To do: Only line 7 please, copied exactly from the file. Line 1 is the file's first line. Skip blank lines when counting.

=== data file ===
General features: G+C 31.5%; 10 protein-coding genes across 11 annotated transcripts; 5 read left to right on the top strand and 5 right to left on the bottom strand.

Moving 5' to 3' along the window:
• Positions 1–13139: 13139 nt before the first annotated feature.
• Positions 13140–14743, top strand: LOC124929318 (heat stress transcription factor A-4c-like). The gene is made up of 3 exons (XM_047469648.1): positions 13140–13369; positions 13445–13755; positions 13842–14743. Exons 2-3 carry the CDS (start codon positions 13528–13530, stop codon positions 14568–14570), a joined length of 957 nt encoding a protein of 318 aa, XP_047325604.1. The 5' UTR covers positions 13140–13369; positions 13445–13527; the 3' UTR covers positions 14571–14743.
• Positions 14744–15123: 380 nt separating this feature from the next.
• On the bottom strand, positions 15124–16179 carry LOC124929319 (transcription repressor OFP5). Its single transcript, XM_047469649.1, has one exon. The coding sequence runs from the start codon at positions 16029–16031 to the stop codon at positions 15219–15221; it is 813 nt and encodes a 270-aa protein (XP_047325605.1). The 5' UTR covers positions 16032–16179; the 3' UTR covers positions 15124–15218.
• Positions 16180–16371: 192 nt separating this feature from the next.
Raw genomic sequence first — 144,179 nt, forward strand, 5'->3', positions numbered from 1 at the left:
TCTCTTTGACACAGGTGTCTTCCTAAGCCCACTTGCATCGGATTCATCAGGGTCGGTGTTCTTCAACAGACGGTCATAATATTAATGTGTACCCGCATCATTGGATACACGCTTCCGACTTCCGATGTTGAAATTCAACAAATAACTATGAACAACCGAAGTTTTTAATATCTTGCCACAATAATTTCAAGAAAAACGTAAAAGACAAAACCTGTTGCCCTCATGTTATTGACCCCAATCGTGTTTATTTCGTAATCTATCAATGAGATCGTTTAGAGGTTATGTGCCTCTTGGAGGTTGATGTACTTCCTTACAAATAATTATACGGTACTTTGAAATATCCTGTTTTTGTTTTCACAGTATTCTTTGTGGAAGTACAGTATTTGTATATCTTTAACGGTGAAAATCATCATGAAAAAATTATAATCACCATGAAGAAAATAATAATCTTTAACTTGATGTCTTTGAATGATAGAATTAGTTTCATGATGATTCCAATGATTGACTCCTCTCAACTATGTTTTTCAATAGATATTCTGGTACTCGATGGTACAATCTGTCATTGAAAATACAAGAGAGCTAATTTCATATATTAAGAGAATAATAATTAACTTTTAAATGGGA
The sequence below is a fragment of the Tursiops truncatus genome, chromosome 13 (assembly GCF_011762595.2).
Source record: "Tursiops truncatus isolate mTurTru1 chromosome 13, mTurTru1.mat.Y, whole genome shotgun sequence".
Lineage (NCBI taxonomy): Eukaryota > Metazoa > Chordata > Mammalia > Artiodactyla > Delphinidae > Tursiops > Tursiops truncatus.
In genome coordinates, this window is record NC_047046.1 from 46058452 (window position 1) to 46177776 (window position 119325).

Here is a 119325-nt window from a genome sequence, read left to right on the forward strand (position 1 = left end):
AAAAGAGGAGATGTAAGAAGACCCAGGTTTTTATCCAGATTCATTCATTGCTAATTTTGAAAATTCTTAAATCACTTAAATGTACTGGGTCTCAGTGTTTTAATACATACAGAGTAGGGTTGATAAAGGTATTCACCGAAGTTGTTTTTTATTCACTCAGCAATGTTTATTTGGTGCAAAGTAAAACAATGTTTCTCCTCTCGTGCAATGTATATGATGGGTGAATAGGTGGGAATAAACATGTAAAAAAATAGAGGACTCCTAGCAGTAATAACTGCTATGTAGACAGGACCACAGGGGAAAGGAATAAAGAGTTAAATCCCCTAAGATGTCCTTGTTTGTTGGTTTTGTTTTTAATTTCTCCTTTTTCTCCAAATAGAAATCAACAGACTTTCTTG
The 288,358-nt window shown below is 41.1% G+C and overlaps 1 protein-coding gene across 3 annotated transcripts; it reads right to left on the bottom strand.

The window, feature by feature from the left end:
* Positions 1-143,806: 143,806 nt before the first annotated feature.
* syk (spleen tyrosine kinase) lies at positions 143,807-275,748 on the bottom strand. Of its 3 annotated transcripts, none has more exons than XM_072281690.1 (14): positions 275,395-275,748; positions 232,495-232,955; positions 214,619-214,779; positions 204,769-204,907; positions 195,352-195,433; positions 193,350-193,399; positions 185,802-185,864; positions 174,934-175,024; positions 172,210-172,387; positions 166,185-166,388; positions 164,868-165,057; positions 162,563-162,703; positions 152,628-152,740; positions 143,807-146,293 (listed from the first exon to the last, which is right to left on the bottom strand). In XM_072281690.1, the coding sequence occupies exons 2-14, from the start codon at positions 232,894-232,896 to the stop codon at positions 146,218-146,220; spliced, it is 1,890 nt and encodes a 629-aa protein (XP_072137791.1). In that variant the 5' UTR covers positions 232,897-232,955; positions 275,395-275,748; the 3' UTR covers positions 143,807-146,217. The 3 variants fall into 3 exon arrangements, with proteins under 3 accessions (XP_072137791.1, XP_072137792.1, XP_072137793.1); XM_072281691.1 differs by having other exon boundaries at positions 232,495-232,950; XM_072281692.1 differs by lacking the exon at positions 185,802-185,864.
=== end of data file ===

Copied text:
• Positions 16180–16371: 192 nt separating this feature from the next.